Building a fleet… one Titanic at a time.
My heart's been broken by a space-faring samurai bear, and I get the impression I'm one of many victims. He's just so fluffy, and armored, and ever so blue. And whether he knew it or not, as he sat there looking benevolently at me through his viewscreen, gently tapping away at his keyboard, he entreated me to open my strategy-loving heart to StarDrive. And recklessly, that's what I did. Now I'm a broken man, lamenting what could have been if the one-man team at Zer0sum had the funding and resources necessary to do true justice to a game of this scope.
Never again samurai space bear. Never again.
After striking gold with the indie 4X Endless Space last year, Iceberg interactive has placed a similar bet in backing StarDrive, a game that's similar in scope but wildly different in implementation. With real-time battles that grant you direct control of any one ship in your fleet and a ship-building tool that rivals the best in the genre, StarDrive aims to make combat feel more immediate while making fleet management a deeper, more tactical affair. It sounds great conceptually, but in practice, these two ideas clash like a peanut butter and paprika sandwich.
The first time you pull up the shipyard and see the blueprint for one of the many race-specific hull types, your jaw may hit the floor—possibly in a good way, and possibly in a “why is this like navigating an eye-chart” kind of way too. Each ship, from the tiny wittle fighters to the hulkingly massive space stations and capital ships, is broken down into tiny squares, each one representing a slot to be filled with anything from armor plating and weaponry, to power conduits, munitions storage, and countless other modules.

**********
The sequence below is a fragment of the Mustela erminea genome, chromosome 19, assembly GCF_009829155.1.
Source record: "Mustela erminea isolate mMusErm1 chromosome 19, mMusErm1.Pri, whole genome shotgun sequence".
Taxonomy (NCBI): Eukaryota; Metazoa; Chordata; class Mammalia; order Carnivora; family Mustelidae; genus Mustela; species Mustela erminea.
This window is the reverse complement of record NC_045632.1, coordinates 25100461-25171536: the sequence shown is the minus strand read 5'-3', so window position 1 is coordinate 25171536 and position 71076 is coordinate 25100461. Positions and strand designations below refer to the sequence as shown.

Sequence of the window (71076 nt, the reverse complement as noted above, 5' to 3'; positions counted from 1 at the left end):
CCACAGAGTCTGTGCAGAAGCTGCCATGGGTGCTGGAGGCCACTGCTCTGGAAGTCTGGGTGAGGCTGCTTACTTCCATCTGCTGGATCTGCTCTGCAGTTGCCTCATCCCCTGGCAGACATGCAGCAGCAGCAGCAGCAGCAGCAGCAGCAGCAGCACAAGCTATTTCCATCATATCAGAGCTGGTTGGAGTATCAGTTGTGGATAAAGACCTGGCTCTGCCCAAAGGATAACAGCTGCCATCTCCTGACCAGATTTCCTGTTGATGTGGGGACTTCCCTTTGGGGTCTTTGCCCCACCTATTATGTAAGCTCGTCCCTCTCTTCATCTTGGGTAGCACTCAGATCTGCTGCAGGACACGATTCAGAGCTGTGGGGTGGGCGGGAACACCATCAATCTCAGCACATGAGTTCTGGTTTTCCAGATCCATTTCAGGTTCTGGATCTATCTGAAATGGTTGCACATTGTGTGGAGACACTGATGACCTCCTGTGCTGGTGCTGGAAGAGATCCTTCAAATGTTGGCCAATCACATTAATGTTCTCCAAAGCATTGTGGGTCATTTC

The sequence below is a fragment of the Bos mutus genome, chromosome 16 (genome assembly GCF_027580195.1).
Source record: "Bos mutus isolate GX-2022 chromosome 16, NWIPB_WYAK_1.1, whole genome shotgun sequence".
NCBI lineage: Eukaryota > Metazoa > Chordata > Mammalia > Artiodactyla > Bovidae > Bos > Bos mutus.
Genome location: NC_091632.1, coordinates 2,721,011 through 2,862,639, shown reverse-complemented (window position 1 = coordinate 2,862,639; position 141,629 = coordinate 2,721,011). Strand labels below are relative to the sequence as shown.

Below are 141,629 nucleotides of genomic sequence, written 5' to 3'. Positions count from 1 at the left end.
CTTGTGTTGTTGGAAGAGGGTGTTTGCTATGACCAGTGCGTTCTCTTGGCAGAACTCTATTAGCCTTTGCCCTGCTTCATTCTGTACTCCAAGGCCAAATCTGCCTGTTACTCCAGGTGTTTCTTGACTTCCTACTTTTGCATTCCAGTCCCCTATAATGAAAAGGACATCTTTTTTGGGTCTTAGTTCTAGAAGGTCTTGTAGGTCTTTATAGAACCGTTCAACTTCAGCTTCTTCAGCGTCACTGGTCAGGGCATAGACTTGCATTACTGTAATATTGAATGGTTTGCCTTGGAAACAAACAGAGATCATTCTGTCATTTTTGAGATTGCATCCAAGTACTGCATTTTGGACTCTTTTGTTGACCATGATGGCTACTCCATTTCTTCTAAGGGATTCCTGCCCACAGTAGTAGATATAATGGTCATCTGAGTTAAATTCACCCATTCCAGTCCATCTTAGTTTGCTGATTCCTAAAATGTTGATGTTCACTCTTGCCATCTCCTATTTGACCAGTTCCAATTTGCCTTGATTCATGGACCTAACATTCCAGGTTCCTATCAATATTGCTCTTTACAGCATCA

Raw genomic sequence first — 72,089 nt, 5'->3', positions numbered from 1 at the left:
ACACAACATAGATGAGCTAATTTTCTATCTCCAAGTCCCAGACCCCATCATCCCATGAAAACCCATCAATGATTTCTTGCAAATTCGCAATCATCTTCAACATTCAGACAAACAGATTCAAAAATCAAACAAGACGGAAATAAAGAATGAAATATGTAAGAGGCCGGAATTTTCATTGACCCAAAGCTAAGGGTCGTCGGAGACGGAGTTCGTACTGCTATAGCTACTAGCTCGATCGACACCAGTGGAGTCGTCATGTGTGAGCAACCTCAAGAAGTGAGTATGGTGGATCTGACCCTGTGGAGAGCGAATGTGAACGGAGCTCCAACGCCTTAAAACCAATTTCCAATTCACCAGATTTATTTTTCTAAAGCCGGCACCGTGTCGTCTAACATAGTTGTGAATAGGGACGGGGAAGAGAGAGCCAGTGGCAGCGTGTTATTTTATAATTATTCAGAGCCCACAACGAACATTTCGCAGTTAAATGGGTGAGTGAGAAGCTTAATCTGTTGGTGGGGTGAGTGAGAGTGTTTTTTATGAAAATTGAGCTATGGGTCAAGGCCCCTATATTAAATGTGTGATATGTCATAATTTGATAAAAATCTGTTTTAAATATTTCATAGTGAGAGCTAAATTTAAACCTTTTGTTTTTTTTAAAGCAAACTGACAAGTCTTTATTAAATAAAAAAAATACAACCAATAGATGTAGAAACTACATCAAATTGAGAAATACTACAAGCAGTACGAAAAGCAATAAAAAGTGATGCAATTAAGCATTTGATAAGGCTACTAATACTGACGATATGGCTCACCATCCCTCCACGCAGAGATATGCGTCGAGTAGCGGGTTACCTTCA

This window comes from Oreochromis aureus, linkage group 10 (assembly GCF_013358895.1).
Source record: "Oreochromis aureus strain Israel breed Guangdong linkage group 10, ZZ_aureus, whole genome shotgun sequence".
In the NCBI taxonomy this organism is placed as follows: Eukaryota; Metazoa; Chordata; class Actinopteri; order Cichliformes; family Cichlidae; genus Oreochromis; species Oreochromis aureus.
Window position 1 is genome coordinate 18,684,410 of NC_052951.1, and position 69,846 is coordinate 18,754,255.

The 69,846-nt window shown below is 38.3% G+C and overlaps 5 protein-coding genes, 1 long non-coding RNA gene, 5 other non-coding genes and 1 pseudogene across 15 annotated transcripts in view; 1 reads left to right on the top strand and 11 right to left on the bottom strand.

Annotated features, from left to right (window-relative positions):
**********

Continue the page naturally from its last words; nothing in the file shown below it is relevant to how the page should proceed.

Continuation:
The amount of detail, while visually basic, is humbling in its possibilities. Learning what can go where, how to supply power to all of a ship's systems, figuring out the types of propulsion solutions to employ… just listing it all makes me tingle. You could easily obsess over designing a little 8-slot fighter, trying to "Tetris" in an extra vulcan cannon somewhere, but a 1,300+-slot dreadnaught is a way to spend a weekend. A really geeky, wonderful weekend.
I've only grazed the tip of the ship-building iceberg, but even after you've meticulously designed every ship you need (which you don't have to do since the game provides presets as well), there's more design fun to have in the forming of discreet fleets. These options are so much more than the average strategy game control group. Using all the ship designs your empire has technological access to, you create formations piece by piece, placing each fighter, frigate and cruiser exactly where you want them. Things like operational distance can be set individually for every ship, and an array of sliders allow you to dictate how each engages the enemies it encounters. If you've got ships with side-facing weapons, you can even set them to stay in formation while turning that side to the current threat. Combined with all the depth of the ship builder, my brain was swimming in ideas for point defense, frigate-hunting, and planetary bombardment.
And then combat happened, and it all went to hell.